I've owned and used the Outdoor Research Helium Jacket for over a year now. I first bought it to fulfil a gear requirement in an ultra event but it has since become my go to shell for cragging days in the Blue Mountains, light hiking, travel and every day use.
I remember helping a friend buy an umbrella once and he was debating how much to spend or whether to get the crazy bit strong one or the light one that fits in a little satchel. In the process he quoted the wise saying of "the best umbrella is the one you have with you". I couldn't agree more and it sounds like a insignificant passing statement but when you start applying it to items it makes a lot of sense.
I own a great Gore-Tex Pro Alpine shell. It's bomber. I've ice and alpine climbed to high altitudes with it, I've pushed through the scrub with it, I’ve skied with it, it's been great to rely on. However, if I'm heading up to the Blue Mountains for a climb or hike, and the weather says 5% chance of rain, I don't take it. It just uses up space in my pack and gets in the way most of the time. This is where the Helium is different. My size small is about 160grams and packs down to the size of your fist. No matter what the weather report says, it's always in my bag. And I've appreciative this on a number of occasions. Mainly as a wind shell to block the wind and make my fleece feel oh so much warmer, but also on a few occasions where the weather just un-expectantly rolls in. Having a piece of kit that you always have with you makes sense.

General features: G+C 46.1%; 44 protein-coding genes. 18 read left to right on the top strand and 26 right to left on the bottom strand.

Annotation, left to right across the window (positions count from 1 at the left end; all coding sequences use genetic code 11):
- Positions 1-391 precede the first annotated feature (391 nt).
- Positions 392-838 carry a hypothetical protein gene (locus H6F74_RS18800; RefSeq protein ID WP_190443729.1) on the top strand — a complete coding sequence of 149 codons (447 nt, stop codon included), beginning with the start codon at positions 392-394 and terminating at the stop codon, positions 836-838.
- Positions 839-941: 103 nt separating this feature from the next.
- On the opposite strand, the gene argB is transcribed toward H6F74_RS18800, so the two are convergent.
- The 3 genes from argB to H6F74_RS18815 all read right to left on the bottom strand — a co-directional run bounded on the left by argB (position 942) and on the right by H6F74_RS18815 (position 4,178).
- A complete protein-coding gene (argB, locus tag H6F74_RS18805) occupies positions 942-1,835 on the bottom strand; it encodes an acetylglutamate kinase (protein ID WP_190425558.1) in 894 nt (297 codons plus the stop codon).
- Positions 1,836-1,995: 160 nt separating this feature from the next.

Trail running in colder weather is also great. It's much lighter and less bulk than a fleece or synthetic filled jacket but can really boost warmth when you may be getting tired or hungry on long trails. This also applies to a multi-pitch rock climbing. I'd never take a fleece or puffy belay jacket up a multi-pitch unless it's bitterly cold. However for the weight of two quickdraws I can justify taking the Helium. On belays it cuts out the wind and therefore helps a lot for warmth.
I think when the guys from Outdoor Research where designing the Helium jacket, I imaging they thought they were creating a niche piece of kit for trail runners, light and fast hikers and climbers. This is the reason I first bought it. But it's since been my go to shell on many occasions simply for the fact that I have it with me. As it is less durable, it's not going to last very long carrying a 20kg pack with ice picks hanging off it, but for most other things it's my pick.
- Compact pack size
- Cut is not too bulky
- Stuff pocket
- String loop to hang off harness
- Compact Pack size
- Less durable than other waterproof breathable fabrics
On the technical end of things, the Helium II jacket is among the smallest and lightest things that ticks all the boxes for trail running events (waterproof, seam sealed, hood) and is small and light enough to carry up multipitch climbs as a wind/water shell. On the general use end of things (hiking, travelling, cragging, running under sprinklers), because of its pack size and weight, you will always have it with you. And that makes it a great shell.